My brother loves Lady Gaga and is not gay.

Now that I have started this blog, I often think of different topics during that day that I consider writing down to eventually turn into a post later on.  I find it hard to know whether I should  just push on writing about things that happen in my every day life or take some time to tell a bit about my past and my story.  I also wonder about the level of maturity I should show on this blog.  Yesterday, while visiting my grandparents in their retirement home, I had this evil thought about how “I hope that the next door neighbors haven’t died so that their unlocked Wi-Fi is still available.”  I actually started writing a blog about that, but then stopped myself thinking how immature and wrong that is to mention that out loud.  However, I decided tonight that I might as well write whatever the heck I want instead of always trying to be serious or having fully thought through what I am going to post.  I guess if people get bored reading this, then they get bored. I think I will get more of a kick out of sharing the stupid things that go on in my day then aways trying to spit out semi-intelligent content (as I wrote that, my spell check told me that I misspelled intelligent… I guess I am not fooling anyone).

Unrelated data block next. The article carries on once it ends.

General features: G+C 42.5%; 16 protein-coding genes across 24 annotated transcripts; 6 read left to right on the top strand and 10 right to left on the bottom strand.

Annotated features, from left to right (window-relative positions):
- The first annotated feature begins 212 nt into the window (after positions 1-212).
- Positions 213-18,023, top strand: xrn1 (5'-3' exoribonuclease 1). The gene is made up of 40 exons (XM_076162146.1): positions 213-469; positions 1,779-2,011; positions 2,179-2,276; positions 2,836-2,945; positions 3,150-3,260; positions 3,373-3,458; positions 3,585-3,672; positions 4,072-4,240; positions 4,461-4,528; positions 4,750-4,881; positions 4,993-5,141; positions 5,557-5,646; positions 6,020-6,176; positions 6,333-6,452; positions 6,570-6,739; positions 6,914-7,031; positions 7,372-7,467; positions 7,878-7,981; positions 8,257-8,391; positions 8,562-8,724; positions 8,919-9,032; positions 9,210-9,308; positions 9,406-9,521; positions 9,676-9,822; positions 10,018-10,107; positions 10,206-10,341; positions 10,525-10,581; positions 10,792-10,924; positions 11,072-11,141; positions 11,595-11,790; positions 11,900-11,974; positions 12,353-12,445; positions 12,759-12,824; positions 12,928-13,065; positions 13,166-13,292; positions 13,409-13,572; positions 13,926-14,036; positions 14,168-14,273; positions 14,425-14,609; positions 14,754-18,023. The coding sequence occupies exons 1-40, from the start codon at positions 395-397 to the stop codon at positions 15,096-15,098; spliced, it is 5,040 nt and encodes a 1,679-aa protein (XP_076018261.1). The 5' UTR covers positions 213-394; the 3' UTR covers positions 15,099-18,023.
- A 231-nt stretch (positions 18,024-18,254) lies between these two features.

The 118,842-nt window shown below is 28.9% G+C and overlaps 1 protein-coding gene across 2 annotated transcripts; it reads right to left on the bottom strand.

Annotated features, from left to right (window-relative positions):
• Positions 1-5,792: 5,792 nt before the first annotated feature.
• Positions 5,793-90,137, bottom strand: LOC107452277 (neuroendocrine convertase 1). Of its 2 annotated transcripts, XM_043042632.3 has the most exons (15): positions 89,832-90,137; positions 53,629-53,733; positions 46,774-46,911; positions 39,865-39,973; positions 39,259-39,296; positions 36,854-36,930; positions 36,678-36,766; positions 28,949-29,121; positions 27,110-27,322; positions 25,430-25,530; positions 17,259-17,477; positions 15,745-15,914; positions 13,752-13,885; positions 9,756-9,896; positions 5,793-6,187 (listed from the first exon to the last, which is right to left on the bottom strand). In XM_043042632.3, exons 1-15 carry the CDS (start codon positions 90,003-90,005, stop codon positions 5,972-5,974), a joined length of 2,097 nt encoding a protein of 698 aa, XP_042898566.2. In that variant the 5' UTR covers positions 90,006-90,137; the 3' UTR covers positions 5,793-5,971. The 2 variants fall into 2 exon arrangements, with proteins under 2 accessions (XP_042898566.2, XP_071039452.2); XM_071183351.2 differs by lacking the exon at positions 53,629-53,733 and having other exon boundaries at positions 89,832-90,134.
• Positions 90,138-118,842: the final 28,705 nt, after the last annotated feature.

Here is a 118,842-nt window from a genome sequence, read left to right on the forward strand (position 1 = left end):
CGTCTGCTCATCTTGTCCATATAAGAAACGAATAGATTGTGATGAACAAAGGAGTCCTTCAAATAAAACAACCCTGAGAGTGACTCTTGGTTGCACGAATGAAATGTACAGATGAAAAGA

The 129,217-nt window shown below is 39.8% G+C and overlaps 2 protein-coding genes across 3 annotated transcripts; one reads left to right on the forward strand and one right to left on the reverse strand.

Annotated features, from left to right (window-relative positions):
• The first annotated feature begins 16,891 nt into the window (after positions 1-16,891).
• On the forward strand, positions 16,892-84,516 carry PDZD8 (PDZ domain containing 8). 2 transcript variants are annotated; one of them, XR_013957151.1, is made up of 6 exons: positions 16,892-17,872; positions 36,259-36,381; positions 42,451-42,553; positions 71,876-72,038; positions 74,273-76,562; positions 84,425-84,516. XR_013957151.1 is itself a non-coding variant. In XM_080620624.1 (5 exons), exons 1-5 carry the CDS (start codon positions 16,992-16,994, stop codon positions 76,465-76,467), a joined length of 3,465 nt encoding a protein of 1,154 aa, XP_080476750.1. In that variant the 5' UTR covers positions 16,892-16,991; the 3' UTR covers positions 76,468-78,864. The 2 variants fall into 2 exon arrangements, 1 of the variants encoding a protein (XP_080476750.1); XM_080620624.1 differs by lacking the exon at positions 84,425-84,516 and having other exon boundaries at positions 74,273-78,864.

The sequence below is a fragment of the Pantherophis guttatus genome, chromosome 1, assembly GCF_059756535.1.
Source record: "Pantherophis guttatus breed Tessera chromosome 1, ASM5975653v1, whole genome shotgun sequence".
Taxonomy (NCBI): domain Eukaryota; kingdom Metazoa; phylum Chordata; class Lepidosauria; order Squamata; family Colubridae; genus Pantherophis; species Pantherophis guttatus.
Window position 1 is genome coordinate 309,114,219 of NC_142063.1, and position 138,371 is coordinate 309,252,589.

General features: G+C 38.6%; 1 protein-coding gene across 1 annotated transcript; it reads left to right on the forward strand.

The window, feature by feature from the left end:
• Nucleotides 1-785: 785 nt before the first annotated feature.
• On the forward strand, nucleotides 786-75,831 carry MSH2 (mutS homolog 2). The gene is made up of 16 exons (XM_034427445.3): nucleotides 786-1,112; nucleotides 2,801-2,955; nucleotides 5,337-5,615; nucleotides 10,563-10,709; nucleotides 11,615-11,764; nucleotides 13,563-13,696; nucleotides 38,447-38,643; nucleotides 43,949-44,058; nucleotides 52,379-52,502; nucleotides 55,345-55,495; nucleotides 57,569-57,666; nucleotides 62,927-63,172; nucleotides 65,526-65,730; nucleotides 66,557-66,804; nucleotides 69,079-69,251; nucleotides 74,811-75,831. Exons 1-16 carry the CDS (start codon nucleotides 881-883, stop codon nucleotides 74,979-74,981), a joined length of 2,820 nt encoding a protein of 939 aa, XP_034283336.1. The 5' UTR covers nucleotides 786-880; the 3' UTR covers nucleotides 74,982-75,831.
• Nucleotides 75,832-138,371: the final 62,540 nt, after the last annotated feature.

I find that there is so much in life that we restrict or filter due to social norms or practices.  For instance, I find it incredibly amusing whenever people fulfill a social stereotype.  It doesn’t matter if you are white, black, latino, skinny, fat, or Korean, there are just certain things that characterize that stereotype so much that people have got to be aware of what they are doing.  People may call it racist to point it out, but the reality is that stereotypes exist because they are mostly true.  Someday I would like to write a book about “You might be a stereotype if…” and go through the obvious stereotypes that all of us are aware of, but no one is willing to comment on out loud.  I guess this all started because tonight at dinner, my blonde cousin started talking about her chihuahua named “Cali” (after California) and then went on to describe the 30 or more outfits that she enjoys dressing her dog in.

Even for myself, there are certain stereotypes that I really do not like being associated with, particularly the gay stereotype.  Honestly, if I hadn’t opened up to some of my friends, there would be no way at all that they would have known about my struggle with homosexuality.  I guess in some ways the fact that I have never had a girlfriend might be a questioning factor, but other than that, I am a pretty normal guy.  I love to play sports, the outdoors, and I dress rather plainly.  It is frustrating that most straight guys picture men struggling with homosexuality to be completely effeminate and uncoordinated, talking with a lisp and having zero control over their wrists flopping all over the place.  While there are definitely men like this, and I believe straight guys still need to learn to love them regardless, do gay guys have to try so hard to show that they are gay?